Please write to the authorities below requesting for the release of Mr. Moniruzzaman, Mr.Gurung and Mr. Khapung until they have been able to petition and appeal against orders for their deportation.
Please also send your appeal letter to Ms. Wol-san Liem, international solidarity coordinator of MTU by both firstname.lastname@example.org and email@example.com for their follow-up actions.
The AHRC is writing separate letter to UN Special Rapporteur on the human rights of migrants and Special Representative on human rights defenders calling for their intervention in this case.
To support this case, please click here: SEND APPEAL LETTER
SOUTH KOREA: Arrest of migrant union leaders due to their activities; waiting for forcible deportation
Details of victims:
1. Mr. Kajiman Khapung (42), single, President of the Seoul-Gyeonggi-Incheon Migrants’ Trade Union (MTU), arrested at his house in Sindang, Seoul
2. Mr. Raj Kumar Gurung, (38), single, Vice-president of the MTU, arrested in his workplace in Sindang, Seoul
3. Mr. Abdul Basher Moniruzzam, (41), single, General-Secretary of the MTU, arrested at his house in Unhyeon, Seoul
Date of arrest: 27 November 2007
Currently detained at: Cheongju Foreigner’s Protection (Detention) Center
I am writing to voice my deep concern regarding the arrest of the leaders of the MTU. According to the information I have received on 27 November 2007 Mr. Khapung, Mr. Gurung and Mr. Moniruzzam were arrested by groups of immigration officers.
I have been informed that they and their organisation have played a prominent role as activists for the rights of migrant workers and have been openly critical of the government’s policy towards undocumented workers. I express my concern over the belief that their arrests were directly linked to their struggle to improve the conditions of migrant workers in South Korea. I also ask you to take steps to stop the crackdown against migrant workers.
South Korean labour rights should be made in accordance with international standards and that the proposed immigration bill would take labour laws further away from these standards. I take this opportunity to draw your attention to the article 26 of the International Covenant on Civil and Political Rights (ICCPR) to which the Republic of Korea is a state party.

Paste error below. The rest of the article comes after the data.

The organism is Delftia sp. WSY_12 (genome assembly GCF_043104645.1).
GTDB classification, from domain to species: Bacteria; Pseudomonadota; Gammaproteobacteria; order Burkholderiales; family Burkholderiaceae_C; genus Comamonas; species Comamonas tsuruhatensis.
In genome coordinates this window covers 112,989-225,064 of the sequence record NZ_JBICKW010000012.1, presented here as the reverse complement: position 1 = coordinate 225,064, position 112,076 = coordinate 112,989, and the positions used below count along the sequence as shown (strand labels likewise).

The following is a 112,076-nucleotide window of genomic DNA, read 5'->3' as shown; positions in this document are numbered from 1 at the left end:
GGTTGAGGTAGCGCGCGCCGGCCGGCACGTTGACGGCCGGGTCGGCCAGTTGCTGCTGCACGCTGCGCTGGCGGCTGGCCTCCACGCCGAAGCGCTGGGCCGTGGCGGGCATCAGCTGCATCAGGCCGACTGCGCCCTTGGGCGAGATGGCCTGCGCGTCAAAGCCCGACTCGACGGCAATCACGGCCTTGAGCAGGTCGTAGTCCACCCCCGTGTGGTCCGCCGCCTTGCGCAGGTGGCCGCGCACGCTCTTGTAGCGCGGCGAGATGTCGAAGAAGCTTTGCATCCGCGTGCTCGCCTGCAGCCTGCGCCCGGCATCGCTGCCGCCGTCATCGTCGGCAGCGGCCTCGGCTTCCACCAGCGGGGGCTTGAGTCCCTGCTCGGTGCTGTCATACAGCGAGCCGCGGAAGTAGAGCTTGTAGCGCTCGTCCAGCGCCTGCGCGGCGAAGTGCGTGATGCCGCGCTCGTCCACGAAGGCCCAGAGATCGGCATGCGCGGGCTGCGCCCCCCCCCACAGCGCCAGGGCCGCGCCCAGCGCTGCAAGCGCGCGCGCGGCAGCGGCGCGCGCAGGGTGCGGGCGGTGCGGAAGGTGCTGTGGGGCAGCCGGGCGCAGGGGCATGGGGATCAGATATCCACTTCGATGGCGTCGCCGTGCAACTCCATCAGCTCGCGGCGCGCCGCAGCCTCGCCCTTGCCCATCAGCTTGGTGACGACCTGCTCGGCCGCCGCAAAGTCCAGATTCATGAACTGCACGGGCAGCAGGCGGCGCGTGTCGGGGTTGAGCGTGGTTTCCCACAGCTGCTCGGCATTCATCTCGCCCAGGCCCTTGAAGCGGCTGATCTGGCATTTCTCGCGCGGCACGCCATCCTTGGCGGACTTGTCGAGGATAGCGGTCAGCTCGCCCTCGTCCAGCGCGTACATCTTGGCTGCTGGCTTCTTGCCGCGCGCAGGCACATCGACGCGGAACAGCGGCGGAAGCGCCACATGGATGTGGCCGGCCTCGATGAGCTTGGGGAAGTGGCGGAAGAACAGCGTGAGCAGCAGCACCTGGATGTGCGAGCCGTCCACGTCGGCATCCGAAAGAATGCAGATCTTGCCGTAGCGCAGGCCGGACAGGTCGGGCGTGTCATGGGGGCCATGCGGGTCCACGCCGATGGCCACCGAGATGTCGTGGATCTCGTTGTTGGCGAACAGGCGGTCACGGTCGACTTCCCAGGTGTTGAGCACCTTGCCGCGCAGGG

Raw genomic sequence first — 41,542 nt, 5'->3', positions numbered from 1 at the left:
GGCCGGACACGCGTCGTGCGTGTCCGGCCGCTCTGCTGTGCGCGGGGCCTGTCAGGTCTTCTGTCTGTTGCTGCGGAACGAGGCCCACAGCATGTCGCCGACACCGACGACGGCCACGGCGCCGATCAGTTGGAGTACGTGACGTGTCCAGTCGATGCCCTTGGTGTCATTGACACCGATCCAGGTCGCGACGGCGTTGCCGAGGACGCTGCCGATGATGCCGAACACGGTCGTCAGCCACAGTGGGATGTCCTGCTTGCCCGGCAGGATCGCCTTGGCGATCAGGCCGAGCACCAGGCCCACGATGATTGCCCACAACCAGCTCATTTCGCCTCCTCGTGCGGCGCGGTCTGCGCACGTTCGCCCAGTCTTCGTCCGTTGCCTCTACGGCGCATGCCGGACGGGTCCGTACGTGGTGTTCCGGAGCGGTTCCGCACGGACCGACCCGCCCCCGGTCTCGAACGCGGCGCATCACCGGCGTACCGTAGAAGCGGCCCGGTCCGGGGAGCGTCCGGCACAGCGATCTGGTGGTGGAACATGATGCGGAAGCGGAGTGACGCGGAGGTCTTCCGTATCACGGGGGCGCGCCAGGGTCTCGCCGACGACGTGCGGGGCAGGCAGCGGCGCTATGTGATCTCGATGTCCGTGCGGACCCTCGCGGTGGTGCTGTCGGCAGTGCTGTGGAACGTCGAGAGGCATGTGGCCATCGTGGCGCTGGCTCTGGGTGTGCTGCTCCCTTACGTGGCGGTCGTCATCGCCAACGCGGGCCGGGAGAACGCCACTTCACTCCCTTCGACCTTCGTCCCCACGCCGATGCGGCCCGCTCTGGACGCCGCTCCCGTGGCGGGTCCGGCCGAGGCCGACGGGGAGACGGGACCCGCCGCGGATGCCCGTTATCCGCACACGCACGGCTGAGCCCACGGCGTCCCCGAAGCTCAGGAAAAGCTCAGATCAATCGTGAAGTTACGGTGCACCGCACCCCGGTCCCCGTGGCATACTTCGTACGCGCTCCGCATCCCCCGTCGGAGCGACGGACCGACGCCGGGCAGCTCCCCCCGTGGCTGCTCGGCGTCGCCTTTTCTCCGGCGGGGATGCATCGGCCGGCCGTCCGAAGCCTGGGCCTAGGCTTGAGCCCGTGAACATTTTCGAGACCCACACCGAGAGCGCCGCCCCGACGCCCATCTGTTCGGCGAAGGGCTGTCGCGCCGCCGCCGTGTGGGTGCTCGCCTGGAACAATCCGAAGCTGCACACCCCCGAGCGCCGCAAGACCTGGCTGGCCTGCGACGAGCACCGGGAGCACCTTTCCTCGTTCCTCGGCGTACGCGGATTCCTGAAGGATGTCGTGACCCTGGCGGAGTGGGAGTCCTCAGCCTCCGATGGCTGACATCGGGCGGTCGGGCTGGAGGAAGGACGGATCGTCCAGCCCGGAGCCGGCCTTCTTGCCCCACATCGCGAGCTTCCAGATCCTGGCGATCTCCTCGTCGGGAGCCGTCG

It clearly stipulates that “All persons are equal before the law and are entitled without any discrimination to the equal protection of the law. In this respect, the law shall prohibit any discrimination and guarantee to all persons equal and effective protection against discrimination on any ground such as race, colour, sex, language, religion, political or other opinion, national or social origin, property, birth or other status”. Especially I would like to draw your special attention to those phrases that have been highlighted.
I have also been informed that their arrests were directly linked to their prior activities helping migrant’s workers and holding protests against the government’ policy of arresting undocumented migrant workers and the bill to revise the Immigration act and that some of articles in it are controversial as they are contrary to the Constitution of Republic of Korea and International human rights instruments.
Therefore, I urge you to immediately release them in order to make sure that all persons are entitled to redress under the law without any discrimination and without reference to their migration status. I also urge you to reconsider their deportation due to their prior activities against the government policy and show genuine efforts to negotiate a general consensus. I further urge you to study every case where there has been a human rights violation against the rights of migrant workers especially those who are undocumented and find a way to deal with them rather than using force which has facilitated these serious human rights violations occurring.
I trust that you will take immediate action into this matter.
PLEASE SEND YOUR LETTERS TO:
1. Mr. Roh Moo-Hyun
President of the Republic
1 Sejong-no, Jongno-gu
REPUBLIC OF KOREA
Tel: +82 2 770 0018
Fax: +82 2 770 0347 / 770 0001 / 770 2579
E-mail: firstname.lastname@example.org or email@example.com
2. Mr. Chung, Soung-Jin
Minister of Justice
88 Gwanmon-ro, Gwachon-si
Gyonggi Province 427-760
REPUBLIC OF KOREA
Fax: +82 2 2110 3079 / 503 7046
3. Mr. Ahn Kyong-Whan
National Human Rights Commission of Korea
16 Euljiro 1-ga
REPUBLIC OF KOREA
Tel: +82 2 2125 9700
Fax: +82 2 2125 9812 / 2125 9666
4. Ms. Sachiko Yamamoto
United Nations Building, 11th Floor
Rajdamnern Nok Avenue
P.O. Box 2-349
Bangkok 10200, Thailand
Tel: +66 2288 2295 or 2288 1234
Fax: +66 2288 3056 (direct) or 2288 3062
Urgent Appeals Programme
Asian Human Rights Commission (firstname.lastname@example.org)